The attack of the Sixth Chasseurs secured the retreat of our right flank. In the center Tushin's forgotten battery, which had managed to set fire to the Schon Grabern village, delayed the French advance. The French were putting out the fire which the wind was spreading, and thus gave us time to retreat. The retirement of the center to the other side of the dip in the ground at the rear was hurried and noisy, but the different companies did not get mixed. But our left- which consisted of the Azov and Podolsk infantry and the Pavlograd hussars- was simultaneously attacked and outflanked by superior French forces under Lannes and was thrown into confusion. Bagration had sent Zherkov to the general commanding that left flank with orders to retreat immediately.
Zherkov, not removing his hand from his cap, turned his horse about and galloped off. But no sooner had he left Bagration than his courage failed him. He was seized by panic and could not go where it was dangerous.
Having reached the left flank, instead of going to the front where the firing was, he began to look for the general and his staff where they could not possibly be, and so did not deliver the order.
The command of the left flank belonged by seniority to the commander of the regiment Kutuzov had reviewed at Braunau and in which Dolokhov was serving as a private. But the command of the extreme left flank had been assigned to the commander of the Pavlograd regiment in which Rostov was serving, and a misunderstanding arose. The two commanders were much exasperated with one another and, long after the action had begun on the right flank and the French were already advancing, were engaged in discussion with the sole object of offending one another. But the regiments, both cavalry and infantry, were by no means ready for the impending action. From privates to general they were not expecting a battle and were engaged in peaceful occupations, the cavalry feeding the horses and the infantry collecting wood.
"He higher iss dan I in rank," said the German colonel of the hussars, flushing and addressing an adjutant who had ridden up, "so let him do what he vill, but I cannot sacrifice my hussars... Bugler, sount ze retreat!"
But haste was becoming imperative. Cannon and musketry, mingling together, thundered on the right and in the center, while the capotes of Lannes' sharpshooters were already seen crossing the milldam and forming up within twice the range of a musket shot. The general in command of the infantry went toward his horse with jerky steps, and having mounted drew himself up very straight and tall and rode to the Pavlograd commander. The commanders met with polite bows but with secret malevolence in their hearts.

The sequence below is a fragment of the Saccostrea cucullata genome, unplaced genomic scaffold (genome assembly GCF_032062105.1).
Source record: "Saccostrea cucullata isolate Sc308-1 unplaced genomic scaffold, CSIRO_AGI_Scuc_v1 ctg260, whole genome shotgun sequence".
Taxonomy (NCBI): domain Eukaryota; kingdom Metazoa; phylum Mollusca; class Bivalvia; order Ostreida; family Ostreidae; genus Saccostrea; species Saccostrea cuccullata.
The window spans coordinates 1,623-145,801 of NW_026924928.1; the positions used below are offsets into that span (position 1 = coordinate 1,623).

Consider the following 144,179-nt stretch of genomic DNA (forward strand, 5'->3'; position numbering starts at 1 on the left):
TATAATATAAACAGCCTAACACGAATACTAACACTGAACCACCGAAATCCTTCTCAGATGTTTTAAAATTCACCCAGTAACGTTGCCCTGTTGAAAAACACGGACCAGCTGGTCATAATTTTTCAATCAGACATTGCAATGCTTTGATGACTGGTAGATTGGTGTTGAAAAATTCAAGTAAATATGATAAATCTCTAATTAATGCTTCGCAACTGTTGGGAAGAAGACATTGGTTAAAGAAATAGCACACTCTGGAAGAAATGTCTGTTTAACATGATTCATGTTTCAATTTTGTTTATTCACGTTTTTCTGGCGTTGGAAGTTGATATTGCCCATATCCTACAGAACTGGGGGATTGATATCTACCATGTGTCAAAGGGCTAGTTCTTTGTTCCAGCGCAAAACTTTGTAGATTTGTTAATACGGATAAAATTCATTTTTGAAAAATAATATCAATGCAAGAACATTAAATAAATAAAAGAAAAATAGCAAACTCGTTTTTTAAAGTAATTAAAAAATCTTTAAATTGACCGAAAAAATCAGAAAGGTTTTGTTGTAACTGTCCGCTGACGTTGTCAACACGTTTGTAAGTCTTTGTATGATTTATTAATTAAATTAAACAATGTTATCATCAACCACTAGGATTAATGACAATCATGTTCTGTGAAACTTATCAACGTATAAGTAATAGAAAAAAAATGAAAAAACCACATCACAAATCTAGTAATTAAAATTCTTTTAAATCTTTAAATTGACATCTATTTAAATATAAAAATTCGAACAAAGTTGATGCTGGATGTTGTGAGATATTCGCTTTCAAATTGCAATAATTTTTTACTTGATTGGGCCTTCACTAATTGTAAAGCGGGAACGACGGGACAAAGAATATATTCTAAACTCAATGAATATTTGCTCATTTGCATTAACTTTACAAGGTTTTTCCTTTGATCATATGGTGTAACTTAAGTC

"Once again, Colonel," said the general, "I can't leave half my men in the wood. I beg of you, I beg of you," he repeated, "to occupy the position and prepare for an attack."
"I peg of you yourself not to mix in vot is not your business!" suddenly replied the irate colonel. "If you vere in the cavalry..."
"I am not in the cavalry, Colonel, but I am a Russian general and if you are not aware of the fact..."
"Quite avare, your excellency," suddenly shouted the colonel, touching his horse and turning purple in the face. "Vill you be so goot to come to ze front and see dat zis position iss no goot? I don't vish to destroy my men for your pleasure!"
"You forget yourself, Colonel. I am not considering my own pleasure and I won't allow it to be said!"
Taking the colonel's outburst as a challenge to his courage, the general expanded his chest and rode, frowning, beside him to the front line, as if their differences would be settled there amongst the bullets. They reached the front, several bullets sped over them, and they halted in silence. There was nothing fresh to be seen from the line, for from where they had been before it had been evident that it was impossible for cavalry to act among the bushes and broken ground, as well as that the French were outflanking our left. The general and colonel looked sternly and significantly at one another like two fighting cocks preparing for battle, each vainly trying to detect signs of cowardice in the other. Both passed the examination successfully. As there was nothing to said, and neither wished to give occasion for it to be alleged that he had been the first to leave the range of fire, they would have remained there for a long time testing each other's courage had it not been that just then they heard the rattle of musketry and a muffled shout almost behind them in the wood. The French had attacked the men collecting wood in the copse. It was no longer possible for the hussars to retreat with the infantry. They were cut off from the line of retreat on the left by the French. However inconvenient the position, it was now necessary to attack in order to cut away through for themselves.
The squadron in which Rostov was serving had scarcely time to mount before it was halted facing the enemy. Again, as at the Enns bridge, there was nothing between the squadron and the enemy, and again that terrible dividing line of uncertainty and fear- resembling the line separating the living from the dead- lay between them. All were conscious of this unseen line, and the question whether they would they would cross it or not, and how they would cross it, agitated them all.
The colonel rode to the front, angrily gave some reply to questions put to him by the officers, and, like a man desperately insisting on having his own way, gave an order. No one said anything definite, but the rumor of an attack spread through the squadron. The command to form up rang out and the sabers whizzed as they were drawn from their scabbards. Still no one moved. The troops of the left flank, infantry and hussars alike, felt that the commander did not himself know what to do, and this irresolution communicated itself to the men.
War and Peace -by- Leo Tolstoy